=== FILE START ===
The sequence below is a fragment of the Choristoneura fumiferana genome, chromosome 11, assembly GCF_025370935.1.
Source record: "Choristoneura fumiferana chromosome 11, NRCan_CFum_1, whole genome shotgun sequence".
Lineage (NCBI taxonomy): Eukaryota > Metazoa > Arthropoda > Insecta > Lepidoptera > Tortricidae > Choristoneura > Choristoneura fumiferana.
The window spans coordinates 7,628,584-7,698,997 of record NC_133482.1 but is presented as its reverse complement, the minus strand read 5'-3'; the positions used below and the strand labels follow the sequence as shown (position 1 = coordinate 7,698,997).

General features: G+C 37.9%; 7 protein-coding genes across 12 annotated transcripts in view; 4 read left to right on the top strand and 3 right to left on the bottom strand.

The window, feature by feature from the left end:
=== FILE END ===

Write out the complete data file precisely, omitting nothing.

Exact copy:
The sequence below is a fragment of the Choristoneura fumiferana genome, chromosome 11, assembly GCF_025370935.1.
Source record: "Choristoneura fumiferana chromosome 11, NRCan_CFum_1, whole genome shotgun sequence".
Lineage (NCBI taxonomy): Eukaryota > Metazoa > Arthropoda > Insecta > Lepidoptera > Tortricidae > Choristoneura > Choristoneura fumiferana.
The window spans coordinates 7,628,584-7,698,997 of record NC_133482.1 but is presented as its reverse complement, the minus strand read 5'-3'; the positions used below and the strand labels follow the sequence as shown (position 1 = coordinate 7,698,997).

General features: G+C 37.9%; 7 protein-coding genes across 12 annotated transcripts in view; 4 read left to right on the top strand and 3 right to left on the bottom strand.

The window, feature by feature from the left end: